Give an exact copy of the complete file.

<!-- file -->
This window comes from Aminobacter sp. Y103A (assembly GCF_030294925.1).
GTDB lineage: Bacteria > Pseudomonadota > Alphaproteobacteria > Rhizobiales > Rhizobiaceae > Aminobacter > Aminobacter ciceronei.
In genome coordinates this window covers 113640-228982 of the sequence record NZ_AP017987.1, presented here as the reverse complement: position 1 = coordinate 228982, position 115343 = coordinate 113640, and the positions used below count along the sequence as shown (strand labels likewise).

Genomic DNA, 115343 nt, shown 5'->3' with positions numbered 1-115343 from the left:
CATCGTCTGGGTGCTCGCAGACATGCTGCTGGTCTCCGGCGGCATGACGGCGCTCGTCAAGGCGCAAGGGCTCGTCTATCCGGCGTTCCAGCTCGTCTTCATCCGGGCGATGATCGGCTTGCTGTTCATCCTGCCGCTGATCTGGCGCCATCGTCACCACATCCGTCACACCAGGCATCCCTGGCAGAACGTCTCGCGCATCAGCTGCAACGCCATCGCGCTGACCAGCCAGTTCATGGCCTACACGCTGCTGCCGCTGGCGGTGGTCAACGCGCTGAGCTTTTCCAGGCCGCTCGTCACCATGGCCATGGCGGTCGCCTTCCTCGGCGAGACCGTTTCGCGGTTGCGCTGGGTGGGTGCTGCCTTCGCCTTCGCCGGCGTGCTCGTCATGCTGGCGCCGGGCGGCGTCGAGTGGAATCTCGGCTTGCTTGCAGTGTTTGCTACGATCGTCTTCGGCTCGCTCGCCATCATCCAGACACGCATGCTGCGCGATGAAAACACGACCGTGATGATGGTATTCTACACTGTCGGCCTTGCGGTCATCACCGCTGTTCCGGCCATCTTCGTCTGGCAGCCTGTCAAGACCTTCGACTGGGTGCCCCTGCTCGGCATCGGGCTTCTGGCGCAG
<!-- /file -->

This window comes from Aminobacter sp. Y103A (assembly GCF_030294925.1).
GTDB lineage: Bacteria > Pseudomonadota > Alphaproteobacteria > Rhizobiales > Rhizobiaceae > Aminobacter > Aminobacter ciceronei.
In genome coordinates this window covers 113640-228982 of the sequence record NZ_AP017987.1, presented here as the reverse complement: position 1 = coordinate 228982, position 115343 = coordinate 113640, and the positions used below count along the sequence as shown (strand labels likewise).

Genomic DNA, 115343 nt, shown 5'->3' with positions numbered 1-115343 from the left:
CATCGTCTGGGTGCTCGCAGACATGCTGCTGGTCTCCGGCGGCATGACGGCGCTCGTCAAGGCGCAAGGGCTCGTCTATCCGGCGTTCCAGCTCGTCTTCATCCGGGCGATGATCGGCTTGCTGTTCATCCTGCCGCTGATCTGGCGCCATCGTCACCACATCCGTCACACCAGGCATCCCTGGCAGAACGTCTCGCGCATCAGCTGCAACGCCATCGCGCTGACCAGCCAGTTCATGGCCTACACGCTGCTGCCGCTGGCGGTGGTCAACGCGCTGAGCTTTTCCAGGCCGCTCGTCACCATGGCCATGGCGGTCGCCTTCCTCGGCGAGACCGTTTCGCGGTTGCGCTGGGTGGGTGCTGCCTTCGCCTTCGCCGGCGTGCTCGTCATGCTGGCGCCGGGCGGCGTCGAGTGGAATCTCGGCTTGCTTGCAGTGTTTGCTACGATCGTCTTCGGCTCGCTCGCCATCATCCAGACACGCATGCTGCGCGATGAAAACACGACCGTGATGATGGTATTCTACACTGTCGGCCTTGCGGTCATCACCGCTGTTCCGGCCATCTTCGTCTGGCAGCCTGTCAAGACCTTCGACTGGGTGCCCCTGCTCGGCATCGGGCTTCTGGCGCAG